Construction of a cricket ground for foreign residents of Japan begins.
Construction of Yokohama Higa Park is completed, with a cricket ground in the center.
An international baseball game is held between the First Higher School of Japan and the Yokohama Amateur Club, a team of Americans living in Yokohama. The First Higher School of Japan wins the first game 29-4, and the second game 32-9.
First Higher School of Japan players who played against the Yokohama Amateur Club.
Japan's first international rugby match is held between Keio University and a team of Americans living in Yokohama.
Yokohama Higa Park is renamed Yokohama Park.
A complete renovation of Yokohama Park is made, transforming it into a large-scale Japanese-style garden.
Yokohama Park's fountain at the end of the Meiji era.
Temporary housing for victims of the Great Kanto Earthquake is established in the park.
The Great Kanto Earthquake reconstruction project begins.
Construction of Yokohama Park Baseball Field is completed as part of the Great Kanto Earthquake reconstruction project.
The opening game between Waseda University and Keio University draws a sold-out crowd of 15,000 spectators.
Led by Babe Ruth and Lou Gehrig, a team of Major League Baseball all-stars from the U.S. comes to Japan.
They defeated the All-Nippon team, 21-4.
The feats of these two stars and the history of professional baseball relations between Japan and the U.S. are memorialized as reliefs in the infield concourse of Yokohama Stadium, the only ones of their kind in Japan.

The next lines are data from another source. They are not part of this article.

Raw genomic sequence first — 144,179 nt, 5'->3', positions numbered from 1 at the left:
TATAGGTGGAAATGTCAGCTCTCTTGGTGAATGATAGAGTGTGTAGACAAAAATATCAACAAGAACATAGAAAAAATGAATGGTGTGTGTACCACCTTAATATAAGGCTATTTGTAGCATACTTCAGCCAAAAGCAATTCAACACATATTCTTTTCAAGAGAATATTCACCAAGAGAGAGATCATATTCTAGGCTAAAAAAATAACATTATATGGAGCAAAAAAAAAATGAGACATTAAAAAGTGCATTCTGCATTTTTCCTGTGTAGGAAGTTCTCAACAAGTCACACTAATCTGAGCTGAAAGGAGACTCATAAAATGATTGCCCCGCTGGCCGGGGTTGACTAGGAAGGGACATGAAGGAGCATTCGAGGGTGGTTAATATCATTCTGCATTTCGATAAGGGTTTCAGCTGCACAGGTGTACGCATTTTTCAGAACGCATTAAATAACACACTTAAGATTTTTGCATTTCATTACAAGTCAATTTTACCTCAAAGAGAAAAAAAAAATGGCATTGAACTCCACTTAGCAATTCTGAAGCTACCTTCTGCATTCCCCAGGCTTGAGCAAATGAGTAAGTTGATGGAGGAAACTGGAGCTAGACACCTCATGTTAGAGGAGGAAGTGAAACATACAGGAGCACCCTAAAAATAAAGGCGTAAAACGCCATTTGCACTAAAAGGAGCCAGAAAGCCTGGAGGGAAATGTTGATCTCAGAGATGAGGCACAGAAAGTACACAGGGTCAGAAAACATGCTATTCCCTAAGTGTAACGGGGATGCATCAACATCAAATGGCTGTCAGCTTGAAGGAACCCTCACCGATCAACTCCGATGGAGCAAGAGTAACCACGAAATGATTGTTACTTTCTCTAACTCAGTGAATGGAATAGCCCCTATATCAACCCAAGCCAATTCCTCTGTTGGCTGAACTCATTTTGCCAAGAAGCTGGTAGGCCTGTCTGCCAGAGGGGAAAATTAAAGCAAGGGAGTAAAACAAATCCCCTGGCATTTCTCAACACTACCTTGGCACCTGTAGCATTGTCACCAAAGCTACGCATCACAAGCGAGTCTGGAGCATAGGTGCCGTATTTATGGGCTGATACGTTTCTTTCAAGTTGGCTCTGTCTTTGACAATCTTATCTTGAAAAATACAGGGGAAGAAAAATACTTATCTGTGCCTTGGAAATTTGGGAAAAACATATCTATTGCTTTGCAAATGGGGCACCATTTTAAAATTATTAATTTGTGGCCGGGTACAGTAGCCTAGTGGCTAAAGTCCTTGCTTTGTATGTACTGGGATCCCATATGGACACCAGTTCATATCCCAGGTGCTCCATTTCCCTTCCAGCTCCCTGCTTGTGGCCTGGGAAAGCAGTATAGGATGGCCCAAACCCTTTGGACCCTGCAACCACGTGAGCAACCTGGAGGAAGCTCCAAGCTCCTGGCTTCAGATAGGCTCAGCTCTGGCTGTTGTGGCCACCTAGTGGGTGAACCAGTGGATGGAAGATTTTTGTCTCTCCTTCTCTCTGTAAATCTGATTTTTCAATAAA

After World War II, the stadium is seized by the U.S. military occupying Japan and renamed Lou Gehrig Stadium.
Japan's first floodlight is built.
The All-Yokohama Women's Baseball Tournament is held, becoming Japan's first baseball tournament for women.
Japan's first professional baseball night game is held between the Yomiuri Giants and Chunichi Dragons.
With the signing of the peace treaty between Japan and the U.S., most of the park is released from military seizure and returned to the city of Yokohama.
After renovations are made, the park is renamed from Lou Gehrig Stadium to Yokohama Peace Park Baseball Field.
Due to the deterioration of the stadium, use of the upper half of the stands is prohibited, reducing capacity to half.
The Yokohama Peace Baseball Field Reconstruction Committee collects approximately 186,000 signatures and submits a petition for the reconstruction of the stadium.
The first step towards reconstruction is made as promoters meet for the first time.
February: Yokohama Stadium Co., Ltd. is established.
April: Construction of the new stadium begins.
April 4: Yokohama Stadium, Japan's first multipurpose stadium, opens with a game between the Yokohama Taiyo Whales and the Yomiuri Giants.
It is the first new stadium built for a Japanese professional baseball team in 16 years.
The Yokohama Taiyo Whales change their name to the Yokohama BayStars.
The Yokohama BayStars win their first Japan Series championship in 38 years.
Yokohama Stadium celebrates its 30th anniversary.
The Yokohama BayStars change their name to the Yokohama DeNA BayStars.
Yokohama Stadium becomes the first outdoor stadium in Japan to use LED lighting for night games, and receives the 34th Japan Lighting Award along with Iwasaki Electric Co.
A groundbreaking ceremony for the expansion and renovation of Yokohama Stadium is held.
Yokohama Stadium celebrates its 40th anniversary.
The expansion and renovation of Yokohama Stadium is completed.